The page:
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Reaction to Public Information in Markets: How Much Does Ambiguity Matter?

Brice Corgnet (), Praveen Kujal () and David Porter

Working Papers from Chapman University, Economic Science Institute

Abstract: In real world situations the fundamental value of an asset is ambiguous. Recent theory has incorporated ambiguity in the dividend process and the information observed by investors, and studied its effect on asset prices. In this paper we experimentally study trader reaction to ambiguity when dividend information is revealed sequentially. Price changes are consistent with news revelation regarding the dividend regardless of subject experience and the degree of ambiguity. Further, there is no under or over price reactions to news. Regardless of experience, market reaction to news moves in line with fundamentals. Also, no significant differences are observed in the control versus ambiguity treatments regarding prices, price volatility and volumes for experienced subjects. Our results indicate that the role of ambiguity aversion in explaining financial anomalies is limited.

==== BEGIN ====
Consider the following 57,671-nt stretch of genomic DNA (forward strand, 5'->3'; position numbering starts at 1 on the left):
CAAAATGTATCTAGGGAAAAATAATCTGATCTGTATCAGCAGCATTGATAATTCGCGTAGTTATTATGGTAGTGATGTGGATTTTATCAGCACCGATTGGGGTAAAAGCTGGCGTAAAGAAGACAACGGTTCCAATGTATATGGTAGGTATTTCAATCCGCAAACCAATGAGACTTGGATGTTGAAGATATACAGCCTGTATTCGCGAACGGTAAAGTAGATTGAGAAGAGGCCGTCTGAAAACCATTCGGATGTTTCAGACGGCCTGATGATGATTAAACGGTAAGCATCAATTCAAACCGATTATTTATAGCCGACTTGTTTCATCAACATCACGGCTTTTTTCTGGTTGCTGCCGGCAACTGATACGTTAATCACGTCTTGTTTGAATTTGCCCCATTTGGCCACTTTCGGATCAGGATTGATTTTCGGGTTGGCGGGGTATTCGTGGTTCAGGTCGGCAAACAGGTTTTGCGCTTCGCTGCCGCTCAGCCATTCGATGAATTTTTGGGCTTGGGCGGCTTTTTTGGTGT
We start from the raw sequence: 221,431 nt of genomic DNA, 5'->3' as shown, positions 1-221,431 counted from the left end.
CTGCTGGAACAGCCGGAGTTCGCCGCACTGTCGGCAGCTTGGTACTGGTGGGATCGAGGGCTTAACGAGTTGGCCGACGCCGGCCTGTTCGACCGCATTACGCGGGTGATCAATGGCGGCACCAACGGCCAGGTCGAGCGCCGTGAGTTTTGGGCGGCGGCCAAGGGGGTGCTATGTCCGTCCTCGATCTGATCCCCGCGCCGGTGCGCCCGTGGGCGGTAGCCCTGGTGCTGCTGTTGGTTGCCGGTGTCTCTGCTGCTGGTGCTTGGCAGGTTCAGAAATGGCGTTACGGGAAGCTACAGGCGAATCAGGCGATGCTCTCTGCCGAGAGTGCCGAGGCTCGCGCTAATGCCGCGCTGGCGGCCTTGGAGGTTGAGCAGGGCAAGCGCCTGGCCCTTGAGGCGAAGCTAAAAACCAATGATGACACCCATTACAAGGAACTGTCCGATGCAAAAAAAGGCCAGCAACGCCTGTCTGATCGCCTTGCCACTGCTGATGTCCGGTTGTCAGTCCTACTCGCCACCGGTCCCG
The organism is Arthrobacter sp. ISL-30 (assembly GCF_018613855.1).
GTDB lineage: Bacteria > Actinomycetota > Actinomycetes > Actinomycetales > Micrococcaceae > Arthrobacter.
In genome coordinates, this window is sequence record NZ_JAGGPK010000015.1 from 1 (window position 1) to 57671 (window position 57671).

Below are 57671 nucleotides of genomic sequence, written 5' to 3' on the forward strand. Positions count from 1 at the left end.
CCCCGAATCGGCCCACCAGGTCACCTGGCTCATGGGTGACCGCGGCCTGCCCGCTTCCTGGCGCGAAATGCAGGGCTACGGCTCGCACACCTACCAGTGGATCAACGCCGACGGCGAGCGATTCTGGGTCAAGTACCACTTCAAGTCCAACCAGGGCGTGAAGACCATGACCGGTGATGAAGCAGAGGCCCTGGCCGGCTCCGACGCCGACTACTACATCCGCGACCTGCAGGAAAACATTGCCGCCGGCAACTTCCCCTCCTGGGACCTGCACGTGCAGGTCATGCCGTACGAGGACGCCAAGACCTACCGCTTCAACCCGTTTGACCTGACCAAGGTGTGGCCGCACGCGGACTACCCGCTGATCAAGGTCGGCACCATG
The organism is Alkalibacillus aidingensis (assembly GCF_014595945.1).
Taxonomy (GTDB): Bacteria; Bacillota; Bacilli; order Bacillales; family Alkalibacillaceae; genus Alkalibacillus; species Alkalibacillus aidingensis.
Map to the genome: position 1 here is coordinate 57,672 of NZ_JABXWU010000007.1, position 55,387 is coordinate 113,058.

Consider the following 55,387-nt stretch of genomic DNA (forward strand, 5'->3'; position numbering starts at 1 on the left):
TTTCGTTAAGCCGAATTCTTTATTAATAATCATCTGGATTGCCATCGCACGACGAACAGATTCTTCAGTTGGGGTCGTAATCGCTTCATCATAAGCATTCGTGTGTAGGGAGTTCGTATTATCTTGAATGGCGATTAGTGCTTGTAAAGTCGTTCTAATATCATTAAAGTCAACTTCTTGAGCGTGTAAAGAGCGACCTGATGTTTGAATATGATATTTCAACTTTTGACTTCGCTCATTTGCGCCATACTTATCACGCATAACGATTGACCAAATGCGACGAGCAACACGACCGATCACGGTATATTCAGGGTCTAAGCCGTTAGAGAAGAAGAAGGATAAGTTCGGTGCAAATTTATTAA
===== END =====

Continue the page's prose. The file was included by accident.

Keywords: Ambiguity; Dividend Revelation; Price Changes; Reaction to News; Experience (search for similar items in EconPapers)
JEL-codes: G10 G12 (search for similar items in EconPapers)
Pages: 54 pages
Date: 2011
New Economics Papers: this item is included in nep-exp and nep-upt
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Downloads: (external link)
http://www.chapman.edu/ESI/wp/Porter-GoodNewsBadNews.pdf (application/pdf)

Related works:
Journal Article: Reaction to Public Information in Markets: How much does Ambiguity Matter? (2013) Downloads
Working Paper: Reaction to Public Information in Markets: How much does Ambiguity Matter? (2013)
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Persistent link: https://EconPapers.repec.org/RePEc:chu:wpaper:11-01

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